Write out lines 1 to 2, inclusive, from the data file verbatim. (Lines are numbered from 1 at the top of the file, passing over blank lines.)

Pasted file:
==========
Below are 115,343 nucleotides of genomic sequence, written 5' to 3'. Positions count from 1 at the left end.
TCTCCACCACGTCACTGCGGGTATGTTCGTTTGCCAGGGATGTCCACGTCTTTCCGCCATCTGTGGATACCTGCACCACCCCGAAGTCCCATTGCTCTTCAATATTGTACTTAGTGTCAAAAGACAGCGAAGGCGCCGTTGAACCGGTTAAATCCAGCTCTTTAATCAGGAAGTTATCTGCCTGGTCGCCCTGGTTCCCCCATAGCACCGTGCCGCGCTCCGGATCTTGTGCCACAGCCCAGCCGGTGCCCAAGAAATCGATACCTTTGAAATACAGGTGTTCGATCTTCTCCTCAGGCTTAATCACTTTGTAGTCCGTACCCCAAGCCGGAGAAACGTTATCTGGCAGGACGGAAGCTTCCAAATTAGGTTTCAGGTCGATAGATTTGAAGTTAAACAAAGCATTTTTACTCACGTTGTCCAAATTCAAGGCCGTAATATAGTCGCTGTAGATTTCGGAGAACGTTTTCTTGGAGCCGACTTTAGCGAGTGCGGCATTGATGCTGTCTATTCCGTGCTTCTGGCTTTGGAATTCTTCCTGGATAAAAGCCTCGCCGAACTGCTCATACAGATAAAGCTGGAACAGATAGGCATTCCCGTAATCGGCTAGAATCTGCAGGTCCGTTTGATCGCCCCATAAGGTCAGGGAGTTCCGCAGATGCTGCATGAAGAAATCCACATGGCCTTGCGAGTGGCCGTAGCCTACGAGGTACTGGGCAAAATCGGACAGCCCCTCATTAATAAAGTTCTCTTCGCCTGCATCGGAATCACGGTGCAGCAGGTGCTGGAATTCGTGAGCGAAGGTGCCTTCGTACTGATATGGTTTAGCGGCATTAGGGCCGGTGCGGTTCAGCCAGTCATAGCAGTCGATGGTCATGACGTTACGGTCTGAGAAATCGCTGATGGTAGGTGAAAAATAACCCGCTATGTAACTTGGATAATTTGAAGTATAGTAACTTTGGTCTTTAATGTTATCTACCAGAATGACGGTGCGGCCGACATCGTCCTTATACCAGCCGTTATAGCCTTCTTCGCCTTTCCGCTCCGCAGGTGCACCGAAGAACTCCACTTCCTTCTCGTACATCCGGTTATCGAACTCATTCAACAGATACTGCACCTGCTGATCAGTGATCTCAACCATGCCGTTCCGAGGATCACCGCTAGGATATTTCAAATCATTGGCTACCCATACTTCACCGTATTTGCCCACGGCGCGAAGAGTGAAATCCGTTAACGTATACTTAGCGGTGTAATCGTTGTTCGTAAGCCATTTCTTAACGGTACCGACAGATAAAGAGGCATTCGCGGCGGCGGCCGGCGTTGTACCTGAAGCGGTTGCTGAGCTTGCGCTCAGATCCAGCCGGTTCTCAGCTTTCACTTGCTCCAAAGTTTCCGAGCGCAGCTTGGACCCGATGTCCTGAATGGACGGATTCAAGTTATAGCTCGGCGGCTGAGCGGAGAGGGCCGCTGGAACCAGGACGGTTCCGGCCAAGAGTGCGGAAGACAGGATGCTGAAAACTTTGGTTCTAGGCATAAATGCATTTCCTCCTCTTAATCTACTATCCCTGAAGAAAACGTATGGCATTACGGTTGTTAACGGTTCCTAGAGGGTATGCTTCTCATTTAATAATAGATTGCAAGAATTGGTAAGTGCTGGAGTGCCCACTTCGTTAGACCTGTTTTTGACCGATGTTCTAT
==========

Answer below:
Below are 115,343 nucleotides of genomic sequence, written 5' to 3'. Positions count from 1 at the left end.
TCTCCACCACGTCACTGCGGGTATGTTCGTTTGCCAGGGATGTCCACGTCTTTCCGCCATCTGTGGATACCTGCACCACCCCGAAGTCCCATTGCTCTTCAATATTGTACTTAGTGTCAAAAGACAGCGAAGGCGCCGTTGAACCGGTTAAATCCAGCTCTTTAATCAGGAAGTTATCTGCCTGGTCGCCCTGGTTCCCCCATAGCACCGTGCCGCGCTCCGGATCTTGTGCCACAGCCCAGCCGGTGCCCAAGAAATCGATACCTTTGAAATACAGGTGTTCGATCTTCTCCTCAGGCTTAATCACTTTGTAGTCCGTACCCCAAGCCGGAGAAACGTTATCTGGCAGGACGGAAGCTTCCAAATTAGGTTTCAGGTCGATAGATTTGAAGTTAAACAAAGCATTTTTACTCACGTTGTCCAAATTCAAGGCCGTAATATAGTCGCTGTAGATTTCGGAGAACGTTTTCTTGGAGCCGACTTTAGCGAGTGCGGCATTGATGCTGTCTATTCCGTGCTTCTGGCTTTGGAATTCTTCCTGGATAAAAGCCTCGCCGAACTGCTCATACAGATAAAGCTGGAACAGATAGGCATTCCCGTAATCGGCTAGAATCTGCAGGTCCGTTTGATCGCCCCATAAGGTCAGGGAGTTCCGCAGATGCTGCATGAAGAAATCCACATGGCCTTGCGAGTGGCCGTAGCCTACGAGGTACTGGGCAAAATCGGACAGCCCCTCATTAATAAAGTTCTCTTCGCCTGCATCGGAATCACGGTGCAGCAGGTGCTGGAATTCGTGAGCGAAGGTGCCTTCGTACTGATATGGTTTAGCGGCATTAGGGCCGGTGCGGTTCAGCCAGTCATAGCAGTCGATGGTCATGACGTTACGGTCTGAGAAATCGCTGATGGTAGGTGAAAAATAACCCGCTATGTAACTTGGATAATTTGAAGTATAGTAACTTTGGTCTTTAATGTTATCTACCAGAATGACGGTGCGGCCGACATCGTCCTTATACCAGCCGTTATAGCCTTCTTCGCCTTTCCGCTCCGCAGGTGCACCGAAGAACTCCACTTCCTTCTCGTACATCCGGTTATCGAACTCATTCAACAGATACTGCACCTGCTGATCAGTGATCTCAACCATGCCGTTCCGAGGATCACCGCTAGGATATTTCAAATCATTGGCTACCCATACTTCACCGTATTTGCCCACGGCGCGAAGAGTGAAATCCGTTAACGTATACTTAGCGGTGTAATCGTTGTTCGTAAGCCATTTCTTAACGGTACCGACAGATAAAGAGGCATTCGCGGCGGCGGCCGGCGTTGTACCTGAAGCGGTTGCTGAGCTTGCGCTCAGATCCAGCCGGTTCTCAGCTTTCACTTGCTCCAAAGTTTCCGAGCGCAGCTTGGACCCGATGTCCTGAATGGACGGATTCAAGTTATAGCTCGGCGGCTGAGCGGAGAGGGCCGCTGGAACCAGGACGGTTCCGGCCAAGAGTGCGGAAGACAGGATGCTGAAAACTTTGGTTCTAGGCATAAATGCATTTCCTCCTCTTAATCTACTATCCCTGAAGAAAACGTATGGCATTACGGTTGTTAACGGTTCCTAGAGGGTATGCTTCTCATTTAATAATAGATTGCAAGAATTGGTAAGTGCTGGAGTGCCCACTTCGTTAGACCTGTTTTTGACCGATGTTCTAT